Richard Harang and Felipe Ducau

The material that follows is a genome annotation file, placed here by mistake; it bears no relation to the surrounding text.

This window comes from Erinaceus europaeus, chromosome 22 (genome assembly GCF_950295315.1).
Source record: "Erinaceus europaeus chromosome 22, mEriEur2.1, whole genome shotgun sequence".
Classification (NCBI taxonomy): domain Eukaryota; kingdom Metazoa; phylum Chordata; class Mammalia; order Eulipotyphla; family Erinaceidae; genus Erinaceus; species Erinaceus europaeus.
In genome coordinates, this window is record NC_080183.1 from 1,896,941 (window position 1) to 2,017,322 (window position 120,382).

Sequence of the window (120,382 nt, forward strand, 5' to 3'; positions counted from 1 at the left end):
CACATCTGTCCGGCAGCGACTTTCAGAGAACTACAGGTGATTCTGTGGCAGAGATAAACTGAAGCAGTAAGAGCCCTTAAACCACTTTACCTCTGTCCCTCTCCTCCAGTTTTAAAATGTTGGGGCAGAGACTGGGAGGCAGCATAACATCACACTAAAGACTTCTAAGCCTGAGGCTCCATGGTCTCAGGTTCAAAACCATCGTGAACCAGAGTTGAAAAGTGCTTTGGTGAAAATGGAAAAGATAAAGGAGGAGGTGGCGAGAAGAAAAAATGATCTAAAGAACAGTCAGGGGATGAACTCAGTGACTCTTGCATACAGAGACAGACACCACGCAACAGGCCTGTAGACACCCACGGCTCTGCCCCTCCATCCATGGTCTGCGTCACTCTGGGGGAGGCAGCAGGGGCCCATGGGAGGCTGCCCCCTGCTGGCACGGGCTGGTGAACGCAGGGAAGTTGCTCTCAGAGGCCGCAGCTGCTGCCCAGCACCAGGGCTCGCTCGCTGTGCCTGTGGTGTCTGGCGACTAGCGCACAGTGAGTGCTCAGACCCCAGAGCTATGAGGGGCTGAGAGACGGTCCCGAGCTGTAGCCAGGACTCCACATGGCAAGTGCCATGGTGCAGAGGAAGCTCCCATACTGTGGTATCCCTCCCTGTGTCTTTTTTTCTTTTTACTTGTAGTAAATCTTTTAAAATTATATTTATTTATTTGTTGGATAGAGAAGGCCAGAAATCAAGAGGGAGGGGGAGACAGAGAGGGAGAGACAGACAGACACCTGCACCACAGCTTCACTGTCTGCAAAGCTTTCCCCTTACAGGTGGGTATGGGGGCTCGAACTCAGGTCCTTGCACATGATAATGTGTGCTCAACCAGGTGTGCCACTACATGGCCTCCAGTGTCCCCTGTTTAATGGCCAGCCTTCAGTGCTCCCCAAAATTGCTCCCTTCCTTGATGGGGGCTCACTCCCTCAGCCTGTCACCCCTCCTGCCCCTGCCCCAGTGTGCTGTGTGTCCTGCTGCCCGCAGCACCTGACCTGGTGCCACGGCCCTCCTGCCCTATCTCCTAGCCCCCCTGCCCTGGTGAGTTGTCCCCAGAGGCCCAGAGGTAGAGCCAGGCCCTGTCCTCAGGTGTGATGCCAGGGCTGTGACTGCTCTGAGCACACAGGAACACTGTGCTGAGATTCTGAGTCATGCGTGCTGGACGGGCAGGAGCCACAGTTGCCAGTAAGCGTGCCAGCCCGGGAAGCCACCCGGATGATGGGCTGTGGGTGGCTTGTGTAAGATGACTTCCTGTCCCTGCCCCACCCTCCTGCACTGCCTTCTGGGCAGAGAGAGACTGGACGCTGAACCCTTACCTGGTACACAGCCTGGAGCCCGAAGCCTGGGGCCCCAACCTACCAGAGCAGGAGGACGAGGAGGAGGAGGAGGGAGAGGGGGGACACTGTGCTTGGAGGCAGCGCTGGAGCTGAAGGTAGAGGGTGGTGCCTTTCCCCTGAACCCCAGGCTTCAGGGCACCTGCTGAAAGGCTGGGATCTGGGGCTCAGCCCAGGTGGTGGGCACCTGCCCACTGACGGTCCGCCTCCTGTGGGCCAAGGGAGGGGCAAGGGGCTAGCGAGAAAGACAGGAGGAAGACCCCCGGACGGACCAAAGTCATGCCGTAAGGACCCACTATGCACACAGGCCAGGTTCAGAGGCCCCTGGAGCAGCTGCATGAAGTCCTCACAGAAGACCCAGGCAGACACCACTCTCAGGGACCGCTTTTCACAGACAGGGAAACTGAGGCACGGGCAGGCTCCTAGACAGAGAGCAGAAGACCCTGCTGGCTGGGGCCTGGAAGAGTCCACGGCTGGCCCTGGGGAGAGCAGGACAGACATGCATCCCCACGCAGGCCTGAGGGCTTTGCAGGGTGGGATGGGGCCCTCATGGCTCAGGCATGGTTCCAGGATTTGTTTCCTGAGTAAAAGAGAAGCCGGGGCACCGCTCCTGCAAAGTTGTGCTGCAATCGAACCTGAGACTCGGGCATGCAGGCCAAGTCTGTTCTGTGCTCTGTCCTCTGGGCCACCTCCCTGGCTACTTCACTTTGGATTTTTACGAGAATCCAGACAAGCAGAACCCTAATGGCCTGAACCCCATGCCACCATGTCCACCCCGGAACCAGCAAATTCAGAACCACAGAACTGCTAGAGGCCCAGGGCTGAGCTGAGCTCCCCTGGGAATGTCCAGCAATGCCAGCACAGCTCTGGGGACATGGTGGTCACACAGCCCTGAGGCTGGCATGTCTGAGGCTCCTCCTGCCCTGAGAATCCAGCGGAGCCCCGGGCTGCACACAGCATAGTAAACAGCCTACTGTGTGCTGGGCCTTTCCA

Security is a constant cat-and-mouse game between those trying to keep abreast of and detect novel malware, and the authors attempting to evade detection. The introduction of the statistical methods of machine learning into this arms race allows us to examine an interesting question: how fast is malware being updated in response to the pressure exerted by security practitioners? The ability of machine learning models to detect malware is now well known; we introduce a novel technique that uses trained models to measure “concept drift” in malware samples over time as old campaigns are retired, new campaigns are introduced, and existing campaigns are modified. Through the use of both simple distance-based metrics and Fisher Information measures, we look at the evolution of the threat landscape over time, with some surprising findings. In parallel with this talk, we will also release the PyTorch-based tools we have developed to address this question, allowing attendees to investigate concept drift within their own data.